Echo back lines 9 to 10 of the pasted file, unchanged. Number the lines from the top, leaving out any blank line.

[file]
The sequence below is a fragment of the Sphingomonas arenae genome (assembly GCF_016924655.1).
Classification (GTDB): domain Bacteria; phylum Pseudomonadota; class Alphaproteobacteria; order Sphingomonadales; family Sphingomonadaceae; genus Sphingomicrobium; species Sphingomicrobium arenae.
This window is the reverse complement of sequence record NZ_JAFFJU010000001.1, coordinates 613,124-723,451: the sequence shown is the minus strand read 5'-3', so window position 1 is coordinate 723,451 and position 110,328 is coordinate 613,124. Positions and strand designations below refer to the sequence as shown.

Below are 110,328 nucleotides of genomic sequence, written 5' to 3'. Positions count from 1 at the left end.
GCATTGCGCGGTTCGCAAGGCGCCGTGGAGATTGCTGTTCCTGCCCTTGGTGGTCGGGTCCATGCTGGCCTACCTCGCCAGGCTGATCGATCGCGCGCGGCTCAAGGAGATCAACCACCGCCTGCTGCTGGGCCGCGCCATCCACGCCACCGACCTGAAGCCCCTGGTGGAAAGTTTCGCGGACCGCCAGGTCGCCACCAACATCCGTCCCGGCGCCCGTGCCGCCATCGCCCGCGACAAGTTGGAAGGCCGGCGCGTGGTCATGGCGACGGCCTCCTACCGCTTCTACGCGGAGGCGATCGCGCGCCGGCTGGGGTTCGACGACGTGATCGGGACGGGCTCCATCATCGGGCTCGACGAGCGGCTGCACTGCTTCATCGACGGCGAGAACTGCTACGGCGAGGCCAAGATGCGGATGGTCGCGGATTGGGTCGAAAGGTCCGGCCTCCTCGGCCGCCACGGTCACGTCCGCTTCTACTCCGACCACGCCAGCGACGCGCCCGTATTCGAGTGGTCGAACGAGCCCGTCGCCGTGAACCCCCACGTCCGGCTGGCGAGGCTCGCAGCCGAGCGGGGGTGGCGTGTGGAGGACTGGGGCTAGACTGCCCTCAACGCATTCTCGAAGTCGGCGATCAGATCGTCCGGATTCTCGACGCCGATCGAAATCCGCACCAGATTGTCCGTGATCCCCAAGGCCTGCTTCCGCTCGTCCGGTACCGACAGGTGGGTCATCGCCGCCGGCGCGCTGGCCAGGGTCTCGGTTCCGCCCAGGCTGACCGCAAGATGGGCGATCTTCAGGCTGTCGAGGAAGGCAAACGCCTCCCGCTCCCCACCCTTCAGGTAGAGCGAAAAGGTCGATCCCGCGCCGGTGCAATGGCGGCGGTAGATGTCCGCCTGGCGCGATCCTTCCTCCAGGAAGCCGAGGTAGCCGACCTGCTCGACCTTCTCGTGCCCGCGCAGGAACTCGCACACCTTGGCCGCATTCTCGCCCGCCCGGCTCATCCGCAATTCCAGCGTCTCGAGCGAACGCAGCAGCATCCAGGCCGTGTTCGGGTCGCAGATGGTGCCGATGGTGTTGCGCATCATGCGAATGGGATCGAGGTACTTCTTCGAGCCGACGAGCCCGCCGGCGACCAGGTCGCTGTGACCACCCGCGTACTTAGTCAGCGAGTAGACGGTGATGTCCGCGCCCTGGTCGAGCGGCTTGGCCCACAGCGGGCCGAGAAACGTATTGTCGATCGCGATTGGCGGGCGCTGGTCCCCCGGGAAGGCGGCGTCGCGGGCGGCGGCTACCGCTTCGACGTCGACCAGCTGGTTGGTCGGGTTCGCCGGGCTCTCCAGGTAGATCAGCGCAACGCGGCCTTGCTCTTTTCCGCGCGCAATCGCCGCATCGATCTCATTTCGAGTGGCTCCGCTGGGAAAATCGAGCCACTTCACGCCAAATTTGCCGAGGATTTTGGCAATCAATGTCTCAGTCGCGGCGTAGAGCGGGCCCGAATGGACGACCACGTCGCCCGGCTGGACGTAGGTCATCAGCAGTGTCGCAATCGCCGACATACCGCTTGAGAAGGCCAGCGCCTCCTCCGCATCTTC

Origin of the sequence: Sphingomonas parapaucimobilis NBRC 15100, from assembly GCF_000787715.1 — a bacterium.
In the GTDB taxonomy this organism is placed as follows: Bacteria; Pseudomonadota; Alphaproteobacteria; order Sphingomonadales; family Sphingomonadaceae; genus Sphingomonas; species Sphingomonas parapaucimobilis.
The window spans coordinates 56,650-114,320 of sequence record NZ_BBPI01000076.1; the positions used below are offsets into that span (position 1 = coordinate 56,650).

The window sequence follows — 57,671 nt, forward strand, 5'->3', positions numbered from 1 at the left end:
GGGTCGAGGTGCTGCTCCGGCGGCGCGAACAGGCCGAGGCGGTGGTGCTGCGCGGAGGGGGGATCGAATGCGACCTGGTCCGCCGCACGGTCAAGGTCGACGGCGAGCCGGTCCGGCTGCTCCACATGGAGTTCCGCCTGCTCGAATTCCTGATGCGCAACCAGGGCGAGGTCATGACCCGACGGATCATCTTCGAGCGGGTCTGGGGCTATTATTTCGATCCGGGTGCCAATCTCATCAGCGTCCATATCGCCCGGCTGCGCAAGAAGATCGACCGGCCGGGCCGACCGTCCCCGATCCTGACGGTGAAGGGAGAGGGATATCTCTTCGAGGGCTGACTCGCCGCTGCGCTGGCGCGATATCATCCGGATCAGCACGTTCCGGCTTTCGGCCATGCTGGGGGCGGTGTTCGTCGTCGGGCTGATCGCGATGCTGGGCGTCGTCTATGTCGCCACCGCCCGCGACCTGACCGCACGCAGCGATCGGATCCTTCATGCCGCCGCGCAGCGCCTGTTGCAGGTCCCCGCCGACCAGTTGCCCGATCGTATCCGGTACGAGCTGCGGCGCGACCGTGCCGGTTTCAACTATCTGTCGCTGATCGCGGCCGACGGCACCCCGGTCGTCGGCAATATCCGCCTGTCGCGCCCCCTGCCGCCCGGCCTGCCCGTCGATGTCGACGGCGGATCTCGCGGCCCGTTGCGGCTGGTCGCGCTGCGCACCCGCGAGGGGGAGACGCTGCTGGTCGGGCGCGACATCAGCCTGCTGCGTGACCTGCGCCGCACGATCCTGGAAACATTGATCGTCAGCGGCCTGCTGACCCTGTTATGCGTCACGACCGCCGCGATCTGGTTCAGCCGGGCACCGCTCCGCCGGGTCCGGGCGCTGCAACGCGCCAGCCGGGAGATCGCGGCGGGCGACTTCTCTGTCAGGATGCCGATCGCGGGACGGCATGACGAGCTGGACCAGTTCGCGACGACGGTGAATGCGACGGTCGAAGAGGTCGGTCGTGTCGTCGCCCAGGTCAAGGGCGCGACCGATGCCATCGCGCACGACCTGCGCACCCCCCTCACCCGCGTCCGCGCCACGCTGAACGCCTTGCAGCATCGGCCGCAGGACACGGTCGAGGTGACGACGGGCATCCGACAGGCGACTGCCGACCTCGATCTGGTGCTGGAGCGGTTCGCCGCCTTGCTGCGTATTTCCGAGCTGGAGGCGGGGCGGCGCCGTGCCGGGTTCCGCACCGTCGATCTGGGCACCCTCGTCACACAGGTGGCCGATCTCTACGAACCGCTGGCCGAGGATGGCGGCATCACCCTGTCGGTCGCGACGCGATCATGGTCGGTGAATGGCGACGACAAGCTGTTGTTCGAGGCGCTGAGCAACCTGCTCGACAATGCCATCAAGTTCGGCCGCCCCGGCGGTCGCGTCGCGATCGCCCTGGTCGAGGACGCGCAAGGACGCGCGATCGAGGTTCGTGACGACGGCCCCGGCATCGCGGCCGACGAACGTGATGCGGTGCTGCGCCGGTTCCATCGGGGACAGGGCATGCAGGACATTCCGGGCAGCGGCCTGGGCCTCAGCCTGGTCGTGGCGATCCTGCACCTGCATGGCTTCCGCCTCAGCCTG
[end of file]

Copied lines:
The window sequence follows — 57,671 nt, forward strand, 5'->3', positions numbered from 1 at the left end:
GGGTCGAGGTGCTGCTCCGGCGGCGCGAACAGGCCGAGGCGGTGGTGCTGCGCGGAGGGGGGATCGAATGCGACCTGGTCCGCCGCACGGTCAAGGTCGACGGCGAGCCGGTCCGGCTGCTCCACATGGAGTTCCGCCTGCTCGAATTCCTGATGCGCAACCAGGGCGAGGTCATGACCCGACGGATCATCTTCGAGCGGGTCTGGGGCTATTATTTCGATCCGGGTGCCAATCTCATCAGCGTCCATATCGCCCGGCTGCGCAAGAAGATCGACCGGCCGGGCCGACCGTCCCCGATCCTGACGGTGAAGGGAGAGGGATATCTCTTCGAGGGCTGACTCGCCGCTGCGCTGGCGCGATATCATCCGGATCAGCACGTTCCGGCTTTCGGCCATGCTGGGGGCGGTGTTCGTCGTCGGGCTGATCGCGATGCTGGGCGTCGTCTATGTCGCCACCGCCCGCGACCTGACCGCACGCAGCGATCGGATCCTTCATGCCGCCGCGCAGCGCCTGTTGCAGGTCCCCGCCGACCAGTTGCCCGATCGTATCCGGTACGAGCTGCGGCGCGACCGTGCCGGTTTCAACTATCTGTCGCTGATCGCGGCCGACGGCACCCCGGTCGTCGGCAATATCCGCCTGTCGCGCCCCCTGCCGCCCGGCCTGCCCGTCGATGTCGACGGCGGATCTCGCGGCCCGTTGCGGCTGGTCGCGCTGCGCACCCGCGAGGGGGAGACGCTGCTGGTCGGGCGCGACATCAGCCTGCTGCGTGACCTGCGCCGCACGATCCTGGAAACATTGATCGTCAGCGGCCTGCTGACCCTGTTATGCGTCACGACCGCCGCGATCTGGTTCAGCCGGGCACCGCTCCGCCGGGTCCGGGCGCTGCAACGCGCCAGCCGGGAGATCGCGGCGGGCGACTTCTCTGTCAGGATGCCGATCGCGGGACGGCATGACGAGCTGGACCAGTTCGCGACGACGGTGAATGCGACGGTCGAAGAGGTCGGTCGTGTCGTCGCCCAGGTCAAGGGCGCGACCGATGCCATCGCGCACGACCTGCGCACCCCCCTCACCCGCGTCCGCGCCACGCTGAACGCCTTGCAGCATCGGCCGCAGGACACGGTCGAGGTGACGACGGGCATCCGACAGGCGACTGCCGACCTCGATCTGGTGCTGGAGCGGTTCGCCGCCTTGCTGCGTATTTCCGAGCTGGAGGCGGGGCGGCGCCGTGCCGGGTTCCGCACCGTCGATCTGGGCACCCTCGTCACACAGGTGGCCGATCTCTACGAACCGCTGGCCGAGGATGGCGGCATCACCCTGTCGGTCGCGACGCGATCATGGTCGGTGAATGGCGACGACAAGCTGTTGTTCGAGGCGCTGAGCAACCTGCTCGACAATGCCATCAAGTTCGGCCGCCCCGGCGGTCGCGTCGCGATCGCCCTGGTCGAGGACGCGCAAGGACGCGCGATCGAGGTTCGTGACGACGGCCCCGGCATCGCGGCCGACGAACGTGATGCGGTGCTGCGCCGGTTCCATCGGGGACAGGGCATGCAGGACATTCCGGGCAGCGGCCTGGGCCTCAGCCTGGTCGTGGCGATCCTGCACCTGCATGGCTTCCGCCTCAGCCTG